Websitehttp://www.holeeburger.com/

Hole-E Burger Bar’s gimmick is that all their burgers are punched with holes pre-cooking.  Why?  To justify the name?  Their website claims that the holes allow the burgers to be “evenly cooked to perfection,” though common sense would dictate that the opposite should be true.  They also claim that they fill the holes with sauce; whether a burger really needs more places to cram sauce is questionable, but that’s probably a debate for another time.  Because in this particular case, the whole thing is moot (get it?  Whole thing??  Ah, get out of here, no one appreciates puns).

There were no holes in my burger.  Like, not one single hole.  So… that’s odd (or not odd at all, since a burger really shouldn’t have holes in it to begin with).  There were a few dimples where maybe some holes had once been, but it otherwise looked like a standard patty.

So without any oddball hole gimmicks to fall back on, how was the burger?  Not great.

I ordered the standard, plain burger, and had it topped with pickles, tomato, and mayo.  The well done patty is griddled, with a decent — if not exactly awe-inspiring — amount of crust.  It was also reasonably juicy, which is always a good thing.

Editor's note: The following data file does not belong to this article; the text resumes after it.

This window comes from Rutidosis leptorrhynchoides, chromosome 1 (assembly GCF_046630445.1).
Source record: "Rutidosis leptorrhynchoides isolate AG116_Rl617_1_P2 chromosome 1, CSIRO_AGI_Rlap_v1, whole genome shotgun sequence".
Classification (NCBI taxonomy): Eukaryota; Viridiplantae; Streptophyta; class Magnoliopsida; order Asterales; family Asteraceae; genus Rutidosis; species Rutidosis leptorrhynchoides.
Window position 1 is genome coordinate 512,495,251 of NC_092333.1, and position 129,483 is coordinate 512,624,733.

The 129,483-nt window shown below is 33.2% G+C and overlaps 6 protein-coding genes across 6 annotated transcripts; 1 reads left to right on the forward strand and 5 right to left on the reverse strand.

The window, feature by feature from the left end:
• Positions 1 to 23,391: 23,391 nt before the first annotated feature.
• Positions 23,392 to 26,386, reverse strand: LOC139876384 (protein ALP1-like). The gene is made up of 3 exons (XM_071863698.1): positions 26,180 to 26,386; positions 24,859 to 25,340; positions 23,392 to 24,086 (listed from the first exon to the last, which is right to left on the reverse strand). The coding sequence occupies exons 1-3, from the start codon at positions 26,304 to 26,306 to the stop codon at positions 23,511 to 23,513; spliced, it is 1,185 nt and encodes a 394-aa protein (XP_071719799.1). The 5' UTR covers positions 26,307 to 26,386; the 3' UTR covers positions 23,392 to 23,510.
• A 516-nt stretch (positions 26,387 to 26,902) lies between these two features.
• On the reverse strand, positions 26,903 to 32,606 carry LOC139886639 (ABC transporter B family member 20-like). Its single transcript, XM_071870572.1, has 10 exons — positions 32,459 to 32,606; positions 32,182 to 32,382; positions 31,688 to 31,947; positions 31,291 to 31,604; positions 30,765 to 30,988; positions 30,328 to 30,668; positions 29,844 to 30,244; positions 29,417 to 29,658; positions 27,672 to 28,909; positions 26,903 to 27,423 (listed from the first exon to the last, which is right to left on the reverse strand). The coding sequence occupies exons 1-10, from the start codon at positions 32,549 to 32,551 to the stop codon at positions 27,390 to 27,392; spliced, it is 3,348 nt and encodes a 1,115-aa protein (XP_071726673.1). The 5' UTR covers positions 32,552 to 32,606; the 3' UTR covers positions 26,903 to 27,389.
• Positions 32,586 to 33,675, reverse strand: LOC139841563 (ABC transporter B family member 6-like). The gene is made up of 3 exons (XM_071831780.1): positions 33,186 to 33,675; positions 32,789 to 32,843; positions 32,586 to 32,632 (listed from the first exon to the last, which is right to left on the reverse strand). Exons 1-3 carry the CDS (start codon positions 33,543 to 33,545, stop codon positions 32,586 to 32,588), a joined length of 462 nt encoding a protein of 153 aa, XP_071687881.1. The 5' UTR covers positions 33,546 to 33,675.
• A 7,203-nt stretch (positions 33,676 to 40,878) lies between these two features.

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But there were problems, the foremost being the downright weird texture.

You know when you eat a steak, and you accidentally get a mouthful of gristle, and you really have to chew it thoroughly before you can swallow? To a certain extent, that’s what every mouthful of this burger felt like. You’d chew and you’d chew, and you’d think you were done, but then nope — there was this tough, oddly ropey beef still hanging out in your mouth, refusing to get fully chewed.

It was bizarre, to put it mildly, and I really don’t even have a theory as to how it could have happened.  It was definitely too finely ground, but that alone can’t account for the textural weirdness going on here.  And my dining companion had the exact same issue, so this wasn’t just a one-patty issue.

The beef mostly tasted okay, but had a slightly off flavour.  It was also way over-peppered, but both of those complaints fade into the background when the texture of the burger is so wonky.

The bun and toppings were okay, at least, and the fries were pretty great.  The restaurant is also right next door to some really delicious cupcakes via the Cupcake Shoppe, so the outing wasn’t a complete bust.

2 out of 4